Have you ever wished you could understand what animals are saying? How would you figure out animal language? In a new study, biologists from South Korea and Poland explained the steps they took to try to interpret exactly what birds called the oriental tit (species name Parus minor) are saying when they call out in alarm.
Oriental tits raise their babies in hollows in trees or in nest boxes. They do not have to worry about predators who cannot squeeze through their small nest entrances. But snakes can squeeze into a nest, and oriental tits have a specific alarm call when a snake comes near. When little nestlings hear this call, they jump out of their nest.
The alarm call for when tits see snakes is different from the call when they see a large bird, like a crow or jay. Large birds can also be a menace because they will attack young birds when they are out of their nests but are too big to get into nests.
The biologists wondered if the tit parents would use the same kind of call they use for snakes for when they see chipmunks, which are also common where the birds live and can get into nests. The researchers found that the bird calls for chipmunks are different than for snakes. The biologists concluded that the bird has a very specific call that means “beware of snake!” The call does not translate to “beware of predators that can get into our nest!” The young birds only jump out of their nests when they hear the snake call, maybe because snakes are more likely to eat the birds in their nests than chipmunks are.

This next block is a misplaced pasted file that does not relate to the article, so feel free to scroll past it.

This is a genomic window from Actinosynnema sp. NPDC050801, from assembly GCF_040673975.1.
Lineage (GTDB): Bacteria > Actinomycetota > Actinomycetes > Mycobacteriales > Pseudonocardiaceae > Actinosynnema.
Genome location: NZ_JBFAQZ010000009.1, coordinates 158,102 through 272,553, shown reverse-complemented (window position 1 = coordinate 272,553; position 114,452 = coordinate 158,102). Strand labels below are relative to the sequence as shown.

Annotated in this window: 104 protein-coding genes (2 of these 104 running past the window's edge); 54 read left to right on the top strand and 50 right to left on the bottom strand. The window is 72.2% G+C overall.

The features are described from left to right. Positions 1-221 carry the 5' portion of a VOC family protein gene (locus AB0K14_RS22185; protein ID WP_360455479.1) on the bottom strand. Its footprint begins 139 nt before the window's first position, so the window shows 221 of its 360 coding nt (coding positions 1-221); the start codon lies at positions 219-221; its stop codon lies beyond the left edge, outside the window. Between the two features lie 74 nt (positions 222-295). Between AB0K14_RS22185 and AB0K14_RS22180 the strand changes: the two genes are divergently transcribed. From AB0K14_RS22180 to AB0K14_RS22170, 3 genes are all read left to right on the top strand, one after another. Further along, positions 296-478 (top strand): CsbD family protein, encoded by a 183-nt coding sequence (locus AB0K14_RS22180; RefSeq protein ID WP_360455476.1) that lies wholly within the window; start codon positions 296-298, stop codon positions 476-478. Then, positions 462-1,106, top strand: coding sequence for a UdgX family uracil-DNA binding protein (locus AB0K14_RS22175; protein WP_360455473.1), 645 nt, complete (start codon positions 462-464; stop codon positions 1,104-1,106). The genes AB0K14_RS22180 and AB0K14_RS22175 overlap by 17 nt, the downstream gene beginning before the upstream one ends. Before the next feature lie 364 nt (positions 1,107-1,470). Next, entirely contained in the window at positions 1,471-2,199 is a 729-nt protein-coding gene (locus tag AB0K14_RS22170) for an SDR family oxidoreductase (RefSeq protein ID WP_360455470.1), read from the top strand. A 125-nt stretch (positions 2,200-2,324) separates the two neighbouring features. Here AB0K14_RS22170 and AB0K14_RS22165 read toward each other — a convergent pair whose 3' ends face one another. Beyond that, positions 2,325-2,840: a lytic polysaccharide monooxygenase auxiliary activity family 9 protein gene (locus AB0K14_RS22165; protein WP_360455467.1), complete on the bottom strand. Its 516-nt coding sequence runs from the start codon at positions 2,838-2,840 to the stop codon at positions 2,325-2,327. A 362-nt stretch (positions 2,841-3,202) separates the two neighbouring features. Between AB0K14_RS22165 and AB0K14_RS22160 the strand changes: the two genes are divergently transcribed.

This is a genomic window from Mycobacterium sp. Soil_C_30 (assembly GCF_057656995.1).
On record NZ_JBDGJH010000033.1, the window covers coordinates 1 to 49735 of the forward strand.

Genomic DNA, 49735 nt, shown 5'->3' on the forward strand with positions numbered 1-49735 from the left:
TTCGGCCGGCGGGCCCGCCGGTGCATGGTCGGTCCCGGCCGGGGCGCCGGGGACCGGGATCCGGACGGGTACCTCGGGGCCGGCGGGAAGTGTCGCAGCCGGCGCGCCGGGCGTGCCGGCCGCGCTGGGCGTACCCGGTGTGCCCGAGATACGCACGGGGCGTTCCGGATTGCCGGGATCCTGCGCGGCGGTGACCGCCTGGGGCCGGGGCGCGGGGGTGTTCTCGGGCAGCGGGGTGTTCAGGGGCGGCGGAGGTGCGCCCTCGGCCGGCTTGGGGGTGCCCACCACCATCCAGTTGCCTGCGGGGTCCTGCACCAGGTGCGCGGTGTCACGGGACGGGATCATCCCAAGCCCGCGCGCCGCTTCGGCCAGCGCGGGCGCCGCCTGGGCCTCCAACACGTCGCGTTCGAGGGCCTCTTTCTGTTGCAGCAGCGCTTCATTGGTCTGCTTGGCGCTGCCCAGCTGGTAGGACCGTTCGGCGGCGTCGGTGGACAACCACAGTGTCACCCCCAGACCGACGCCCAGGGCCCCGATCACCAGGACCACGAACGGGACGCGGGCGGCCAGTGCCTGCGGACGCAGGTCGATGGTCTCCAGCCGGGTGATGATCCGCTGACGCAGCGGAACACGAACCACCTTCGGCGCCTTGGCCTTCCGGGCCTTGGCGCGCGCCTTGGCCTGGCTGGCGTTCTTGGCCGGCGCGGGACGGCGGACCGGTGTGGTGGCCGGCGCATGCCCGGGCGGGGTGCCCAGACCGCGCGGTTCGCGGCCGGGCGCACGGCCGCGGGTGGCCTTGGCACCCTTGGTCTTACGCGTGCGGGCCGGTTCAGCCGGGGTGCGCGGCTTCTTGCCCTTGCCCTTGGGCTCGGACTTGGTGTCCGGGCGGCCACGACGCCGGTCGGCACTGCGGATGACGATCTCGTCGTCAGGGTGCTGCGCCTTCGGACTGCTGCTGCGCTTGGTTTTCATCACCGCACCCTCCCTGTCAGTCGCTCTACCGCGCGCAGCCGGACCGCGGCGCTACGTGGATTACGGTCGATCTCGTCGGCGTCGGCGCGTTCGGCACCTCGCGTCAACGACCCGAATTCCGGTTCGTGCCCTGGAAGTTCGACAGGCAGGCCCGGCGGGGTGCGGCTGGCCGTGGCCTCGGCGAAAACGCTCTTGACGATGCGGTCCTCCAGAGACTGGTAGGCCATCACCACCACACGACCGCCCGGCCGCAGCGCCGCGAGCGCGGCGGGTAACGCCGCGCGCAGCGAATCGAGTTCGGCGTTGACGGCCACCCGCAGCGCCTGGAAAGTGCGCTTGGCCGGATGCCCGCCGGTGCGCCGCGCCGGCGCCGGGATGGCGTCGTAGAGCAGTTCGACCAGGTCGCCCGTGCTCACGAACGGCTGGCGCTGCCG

- News release: What information is coded in bird alarm calls
- Summary of article: Experimental study of the alarm calls of the oriental tit (Parus minor) toward different predators and reactions they induce in nestlings
Photograph shows Parus minor. Credit: Alpsdake